Gross Domestic Product by Industry: Third Quarter 2016

Finance and insurance; wholesale trade; and information services were the leading contributors to the increase in U.S. economic growth in the third quarter of 2016. Overall, 20 of 22 industry groups contributed to the 3.5 percent increase in real GDP in the third quarter.


  • Finance and insurance increased 9.0 percent in the third quarter, after decreasing 0.1 percent in the second quarter.
  • Wholesale trade increased 8.3 percent, after increasing 1.0 percent.
  • Information services increased 8.6 percent, after decreasing 0.2 percent.


For more information, read the full report.

BEA’s API Expands Access to International Services Trade Data

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More good news for developers and other “power users” of BEA data: The most detailed data on U.S. international trade in services published by the Bureau of Economic Analysis are now accessible through our application programming interface, or API. This includes detailed annual statistics on U.S. trade in services by type of service for 90 countries and areas, including new estimates of trade related to information and communications technology. Previously, only the more aggregated trade in services statistics released as part of the U.S. international transactions accounts were available through BEA’s API.

The new API dataset is named “IntlServTrade.” The statistics in this dataset correspond to data on trade in services presented in tables 1.1 through 3.3 of the International Services data available through BEA’s interactive data application. Data presented in International Services tables 4.1 through 5.4 on services supplied through affiliates of multinational enterprises are not included in this API dataset. Appendix M, under the DataSet Reference section in the API User Guide, provides a short description and example API calls for this new dataset.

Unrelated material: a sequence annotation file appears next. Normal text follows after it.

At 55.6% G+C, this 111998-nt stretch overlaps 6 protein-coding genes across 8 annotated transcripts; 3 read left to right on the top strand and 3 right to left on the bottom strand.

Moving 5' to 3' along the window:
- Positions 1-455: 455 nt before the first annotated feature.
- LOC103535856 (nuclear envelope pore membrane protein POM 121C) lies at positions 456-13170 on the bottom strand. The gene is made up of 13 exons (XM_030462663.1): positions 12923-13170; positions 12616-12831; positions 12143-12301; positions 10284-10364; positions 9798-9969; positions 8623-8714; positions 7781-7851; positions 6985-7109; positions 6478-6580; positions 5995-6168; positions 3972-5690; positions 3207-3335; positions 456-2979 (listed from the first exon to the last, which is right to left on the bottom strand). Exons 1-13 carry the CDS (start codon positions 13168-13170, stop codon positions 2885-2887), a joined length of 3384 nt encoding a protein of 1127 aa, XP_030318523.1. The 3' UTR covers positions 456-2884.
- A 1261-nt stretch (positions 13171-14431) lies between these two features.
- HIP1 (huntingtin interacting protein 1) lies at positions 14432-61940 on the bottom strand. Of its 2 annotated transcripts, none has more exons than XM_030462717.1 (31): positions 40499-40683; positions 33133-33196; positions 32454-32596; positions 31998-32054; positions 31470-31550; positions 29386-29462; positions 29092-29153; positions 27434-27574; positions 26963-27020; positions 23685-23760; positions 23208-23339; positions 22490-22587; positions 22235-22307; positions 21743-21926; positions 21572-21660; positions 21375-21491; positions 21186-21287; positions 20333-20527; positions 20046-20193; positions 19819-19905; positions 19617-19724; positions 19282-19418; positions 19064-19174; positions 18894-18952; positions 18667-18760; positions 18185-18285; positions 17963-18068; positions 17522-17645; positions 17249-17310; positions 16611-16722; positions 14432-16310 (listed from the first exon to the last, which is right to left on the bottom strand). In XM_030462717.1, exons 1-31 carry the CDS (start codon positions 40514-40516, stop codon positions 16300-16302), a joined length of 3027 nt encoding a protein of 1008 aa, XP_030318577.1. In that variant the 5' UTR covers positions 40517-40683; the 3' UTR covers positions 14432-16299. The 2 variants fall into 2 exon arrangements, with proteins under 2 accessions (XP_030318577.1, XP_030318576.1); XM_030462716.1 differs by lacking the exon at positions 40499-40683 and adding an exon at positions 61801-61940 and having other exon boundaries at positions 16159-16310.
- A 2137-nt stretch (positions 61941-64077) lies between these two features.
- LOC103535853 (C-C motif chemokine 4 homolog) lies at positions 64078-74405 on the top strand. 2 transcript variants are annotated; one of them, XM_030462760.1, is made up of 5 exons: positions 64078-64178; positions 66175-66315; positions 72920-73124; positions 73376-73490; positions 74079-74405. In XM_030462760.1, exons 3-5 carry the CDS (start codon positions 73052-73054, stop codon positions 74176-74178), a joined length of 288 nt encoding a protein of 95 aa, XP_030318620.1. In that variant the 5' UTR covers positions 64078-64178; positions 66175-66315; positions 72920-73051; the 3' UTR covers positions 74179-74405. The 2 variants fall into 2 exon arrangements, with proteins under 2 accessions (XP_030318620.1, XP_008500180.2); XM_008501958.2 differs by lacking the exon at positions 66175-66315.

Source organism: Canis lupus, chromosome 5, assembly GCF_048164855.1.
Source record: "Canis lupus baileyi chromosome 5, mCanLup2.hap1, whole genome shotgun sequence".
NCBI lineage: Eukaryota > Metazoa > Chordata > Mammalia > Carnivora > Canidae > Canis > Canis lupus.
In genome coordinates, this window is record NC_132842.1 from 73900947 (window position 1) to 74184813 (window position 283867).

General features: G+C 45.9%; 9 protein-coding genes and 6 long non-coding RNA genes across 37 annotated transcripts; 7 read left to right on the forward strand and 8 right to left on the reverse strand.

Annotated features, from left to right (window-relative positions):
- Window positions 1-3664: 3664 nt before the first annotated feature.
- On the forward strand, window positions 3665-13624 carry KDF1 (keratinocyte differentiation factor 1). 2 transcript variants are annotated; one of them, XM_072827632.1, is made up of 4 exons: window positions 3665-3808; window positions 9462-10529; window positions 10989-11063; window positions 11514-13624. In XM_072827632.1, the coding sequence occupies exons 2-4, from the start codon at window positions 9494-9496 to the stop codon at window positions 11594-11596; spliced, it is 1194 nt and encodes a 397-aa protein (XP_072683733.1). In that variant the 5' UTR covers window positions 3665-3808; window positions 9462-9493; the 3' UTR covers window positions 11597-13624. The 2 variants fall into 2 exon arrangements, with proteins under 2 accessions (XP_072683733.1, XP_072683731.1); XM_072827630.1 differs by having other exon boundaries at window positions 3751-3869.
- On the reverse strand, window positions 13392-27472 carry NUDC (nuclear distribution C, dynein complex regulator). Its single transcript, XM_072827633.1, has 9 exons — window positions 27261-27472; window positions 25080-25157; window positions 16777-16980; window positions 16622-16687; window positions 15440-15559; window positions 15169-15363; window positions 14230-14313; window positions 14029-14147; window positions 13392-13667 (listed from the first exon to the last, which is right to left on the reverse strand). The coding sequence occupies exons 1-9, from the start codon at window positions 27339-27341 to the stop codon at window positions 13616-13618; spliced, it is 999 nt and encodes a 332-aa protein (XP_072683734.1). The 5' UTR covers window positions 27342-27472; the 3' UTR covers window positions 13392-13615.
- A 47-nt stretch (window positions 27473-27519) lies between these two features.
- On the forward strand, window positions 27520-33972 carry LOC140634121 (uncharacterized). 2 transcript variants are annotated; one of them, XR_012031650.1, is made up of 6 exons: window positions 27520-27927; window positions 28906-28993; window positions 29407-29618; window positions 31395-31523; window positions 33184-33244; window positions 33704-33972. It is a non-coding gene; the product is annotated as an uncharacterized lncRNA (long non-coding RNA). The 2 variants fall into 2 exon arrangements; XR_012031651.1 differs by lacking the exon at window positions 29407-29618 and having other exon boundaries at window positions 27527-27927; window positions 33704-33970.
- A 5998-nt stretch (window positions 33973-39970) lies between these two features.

BEA’s API provides developers and analysts a mechanism to search, display, analyze, retrieve, or view BEA statistics. For example, researchers can use BEA’s International Services data along with services trade data from other countries to make international comparisons of trade in services. Or developers may design a new tool to visualize BEA’s economic data. The API includes methods for retrieving subsets of BEA statistical data and their meta-data using HTTPS requests. It delivers data in two industry-standard formats: XML (Extensible Markup Language) and JSON (JavaScript Object Notation).

To use the API, you need to register first. Full documentation is available in the API User Guide.

BEA’s API is just one way BEA is supporting open data. Visit BEA’s Open Data site for a complete listing of BEA’s datasets in a machine readable JSON format, along with access to downloadable datasets and other data tools.

November 2016 Trade Gap is $45.2 Billion

The U.S. monthly international trade deficit increased in November 2016 according to the U.S. Bureau of Economic Analysis and the U.S. Census Bureau. The deficit increased from $42.4 billion in October (revised) to $45.2 billion in November, as exports decreased and imports increased. The previously published October deficit was $42.6 billion. The goods deficit increased $3.4 billion in November to $66.6 billion. The services surplus increased $0.5 billion in November to $21.4 billion.


Exports of goods and services decreased $0.4 billion, or 0.2 percent, in November to $185.8 billion. Exports of goods decreased $0.7 billion and exports of services increased $0.3 billion.

  • The decrease in exports of goods mostly reflected a decrease in capital goods ($1.8 billion). An increase in industrial supplies and materials ($1.5 billion) partly offset the decrease.
  • The increase in exports of services reflected increases in financial services ($0.2 billion) and in travel (for all purposes including education) ($0.1 billion).

Imports of goods and services increased $2.4 billion, or 1.1 percent, in November to $231.1 billion. Imports of goods increased $2.7 billion and imports of services decreased $0.3 billion.

  • The increase in imports of goods mostly reflected an increase in industrial supplies and materials ($2.2 billion).
  • The decrease in imports of services reflected decreases in travel (for all purposes including education) ($0.2 billion) and in transport ($0.1 billion), which includes freight and port services and passenger fares.

For more detailed information on trade by type of good or service and with major trading partners, see U.S. International Trade in Goods and Services: November 2016.

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